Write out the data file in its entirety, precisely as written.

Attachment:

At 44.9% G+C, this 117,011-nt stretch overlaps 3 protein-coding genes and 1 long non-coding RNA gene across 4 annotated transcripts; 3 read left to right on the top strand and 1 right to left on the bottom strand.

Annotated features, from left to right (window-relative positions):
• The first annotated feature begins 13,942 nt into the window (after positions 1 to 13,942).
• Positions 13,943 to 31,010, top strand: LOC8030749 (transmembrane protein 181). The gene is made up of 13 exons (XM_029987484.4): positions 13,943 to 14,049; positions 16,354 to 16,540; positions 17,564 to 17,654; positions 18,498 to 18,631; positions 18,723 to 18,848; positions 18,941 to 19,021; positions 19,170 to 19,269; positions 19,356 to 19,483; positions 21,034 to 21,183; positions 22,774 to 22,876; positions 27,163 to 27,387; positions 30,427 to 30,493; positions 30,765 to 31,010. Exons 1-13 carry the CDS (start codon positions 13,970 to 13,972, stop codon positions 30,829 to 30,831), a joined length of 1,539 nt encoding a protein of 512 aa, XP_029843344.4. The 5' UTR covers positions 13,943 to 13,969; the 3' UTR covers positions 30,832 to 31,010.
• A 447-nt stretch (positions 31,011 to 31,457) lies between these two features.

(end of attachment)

At 44.9% G+C, this 117,011-nt stretch overlaps 3 protein-coding genes and 1 long non-coding RNA gene across 4 annotated transcripts; 3 read left to right on the top strand and 1 right to left on the bottom strand.

Annotated features, from left to right (window-relative positions):
• The first annotated feature begins 13,942 nt into the window (after positions 1 to 13,942).
• Positions 13,943 to 31,010, top strand: LOC8030749 (transmembrane protein 181). The gene is made up of 13 exons (XM_029987484.4): positions 13,943 to 14,049; positions 16,354 to 16,540; positions 17,564 to 17,654; positions 18,498 to 18,631; positions 18,723 to 18,848; positions 18,941 to 19,021; positions 19,170 to 19,269; positions 19,356 to 19,483; positions 21,034 to 21,183; positions 22,774 to 22,876; positions 27,163 to 27,387; positions 30,427 to 30,493; positions 30,765 to 31,010. Exons 1-13 carry the CDS (start codon positions 13,970 to 13,972, stop codon positions 30,829 to 30,831), a joined length of 1,539 nt encoding a protein of 512 aa, XP_029843344.4. The 5' UTR covers positions 13,943 to 13,969; the 3' UTR covers positions 30,832 to 31,010.
• A 447-nt stretch (positions 31,011 to 31,457) lies between these two features.